The day I slaughtered the first sheep, the three dogs laid their black and white ears back and their deep brown eyes looked away. They didn’t, however, turn their noses up at the chunks of mutton I tossed them a short while later, the fat still sizzling from the fire.
Now, Lainey’s the only collie left, and there are no more sheep.
I’m not sure exactly how long we’ve been here. In the castle, the ruins. Whatever. Three full moons have come and gone, I know that, but I didn’t think to keep track of the days.
Retreating to the castle was the only thing I could think to do after seeing the news, after my socials filled up with dying people going live to say goodbye.
It’s hard to remember what else I was thinking. I knew the well gave water and that there was plenty of grass for the sheep. The wind almost always comes off the Atlantic, and I figured it blew hard enough to keep whatever bug was wiping out the rest of the world away from me.
Whatever I was thinking, I wasn’t thinking long-term. I grabbed what I had in the pantry, grabbed my backpack, and whistled up the dogs.
The dogs had a great time, dashing back and forth, urging the sheep along the faint trail leading from the old farm road, across the pasture, and past the ruined forge. The sheep wanted no part of climbing up the hill to the castle, but the dogs kept them bunched and moving.
I figured that after a while I’d see somebody. Some other survivor. Sure, Skye’s an island, but a big one. Something like thirteen thousand people live here. Used to, anyway.
I figured at some point someone would wander by. With luck, somebody I knew. I’d give a shout. We’d share news. If it was good, celebrate with roast mutton, maybe by some miracle the wanderer would have a dram of whiskey to share.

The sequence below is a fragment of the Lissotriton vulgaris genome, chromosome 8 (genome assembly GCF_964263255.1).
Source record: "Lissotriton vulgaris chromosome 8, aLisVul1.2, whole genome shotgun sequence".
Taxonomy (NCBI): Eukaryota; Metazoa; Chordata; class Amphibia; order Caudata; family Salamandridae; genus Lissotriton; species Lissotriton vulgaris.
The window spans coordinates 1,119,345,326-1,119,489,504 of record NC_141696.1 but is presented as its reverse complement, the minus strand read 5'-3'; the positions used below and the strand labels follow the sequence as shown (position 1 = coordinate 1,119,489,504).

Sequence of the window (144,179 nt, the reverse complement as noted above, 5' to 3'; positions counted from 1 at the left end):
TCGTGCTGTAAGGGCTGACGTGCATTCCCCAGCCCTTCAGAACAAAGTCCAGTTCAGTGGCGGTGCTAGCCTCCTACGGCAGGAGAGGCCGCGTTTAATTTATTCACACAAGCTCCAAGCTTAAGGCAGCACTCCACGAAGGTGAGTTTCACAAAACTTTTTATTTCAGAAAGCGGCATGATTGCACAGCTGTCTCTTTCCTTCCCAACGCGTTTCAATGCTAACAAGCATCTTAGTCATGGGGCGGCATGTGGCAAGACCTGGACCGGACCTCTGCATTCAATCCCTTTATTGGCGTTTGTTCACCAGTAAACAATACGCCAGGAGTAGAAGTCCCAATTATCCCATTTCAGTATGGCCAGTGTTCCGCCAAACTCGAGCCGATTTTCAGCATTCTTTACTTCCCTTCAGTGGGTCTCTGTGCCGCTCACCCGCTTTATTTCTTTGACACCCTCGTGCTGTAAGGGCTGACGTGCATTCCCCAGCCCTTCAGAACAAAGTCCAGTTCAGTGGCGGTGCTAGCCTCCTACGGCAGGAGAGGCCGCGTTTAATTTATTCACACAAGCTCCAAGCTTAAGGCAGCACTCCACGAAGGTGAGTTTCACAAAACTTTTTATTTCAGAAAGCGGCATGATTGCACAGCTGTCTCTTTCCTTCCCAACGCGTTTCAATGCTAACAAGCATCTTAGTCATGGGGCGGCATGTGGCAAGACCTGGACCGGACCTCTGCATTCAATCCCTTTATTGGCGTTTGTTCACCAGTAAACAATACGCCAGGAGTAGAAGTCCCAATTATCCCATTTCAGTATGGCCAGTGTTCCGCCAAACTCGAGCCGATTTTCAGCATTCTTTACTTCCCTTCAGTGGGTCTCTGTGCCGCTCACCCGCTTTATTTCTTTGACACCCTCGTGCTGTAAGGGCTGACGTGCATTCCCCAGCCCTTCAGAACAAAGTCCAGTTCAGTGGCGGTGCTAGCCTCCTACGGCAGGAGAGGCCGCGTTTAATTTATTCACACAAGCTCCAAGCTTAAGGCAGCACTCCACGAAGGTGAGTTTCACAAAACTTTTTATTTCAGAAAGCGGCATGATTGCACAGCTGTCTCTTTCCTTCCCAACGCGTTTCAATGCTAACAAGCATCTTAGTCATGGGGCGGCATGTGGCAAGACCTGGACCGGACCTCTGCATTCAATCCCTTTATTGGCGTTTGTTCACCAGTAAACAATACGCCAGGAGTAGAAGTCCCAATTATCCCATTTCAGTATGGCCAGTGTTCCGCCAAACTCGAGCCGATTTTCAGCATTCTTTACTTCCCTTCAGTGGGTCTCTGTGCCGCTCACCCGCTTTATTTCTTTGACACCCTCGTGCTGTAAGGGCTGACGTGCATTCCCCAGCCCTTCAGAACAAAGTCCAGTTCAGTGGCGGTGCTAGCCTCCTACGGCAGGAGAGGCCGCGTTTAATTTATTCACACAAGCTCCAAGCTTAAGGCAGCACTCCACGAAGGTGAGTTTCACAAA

It didn’t happen.
Nobody came. I saw nothing and no one, no matter how many hours I spent glassing the hillside from the mossy turrets while the dogs watched the sheep graze.
Wasn’t long before the oats and beans ran low.
Soon I was eating nothing but sheep. Nose to tail, including nose and tail. Maybe I should have snuck into Armadale, or at least gone back to the house, but I was terrified of what might be out there. Terrified the bug would get me, too.
I stayed put and kept butchering. It wasn’t long before the sheep were gone.
God help me, that’s when I started in on the dogs. First Avro, then Sport. I told myself I was saving them from starving to death.
This morning I hid my knife under my sheepskin and called Lainey to me. She came, slowly to be sure, but she came. She laid her head on my knee and gazed into my eyes.
She’d been laying in the sun. Her coat was warm. I scratched just where she liked, behind her right ear. Her left hind leg started to tremble. Her eyes closed.
I reached under my leg, gripped the handle of the knife, and slid it out from under me. Her leg was thumping from the pleasure of the scratch.
I couldn’t do it. I set the knife on the ground and switched to scratching her other ear. She let out a soft whine, and that was that.
It was time to go see what was left after the end of the world.
I filled my bottles with water and packed what little I had worth carrying, Lainey’s eyes following my every move. I opened the gate and she took off, a streak of black and white flashing in the sun, the only thing moving in the great green expanse of empty pasture.
Prompted by Jenise Cook (border collie, castle, Isle of Skye)
Leave a comment with a living thing, an inanimate object, and a location and I will write a story based on your prompt and tag you when I publish it.
Castle loosely based on Knock Castle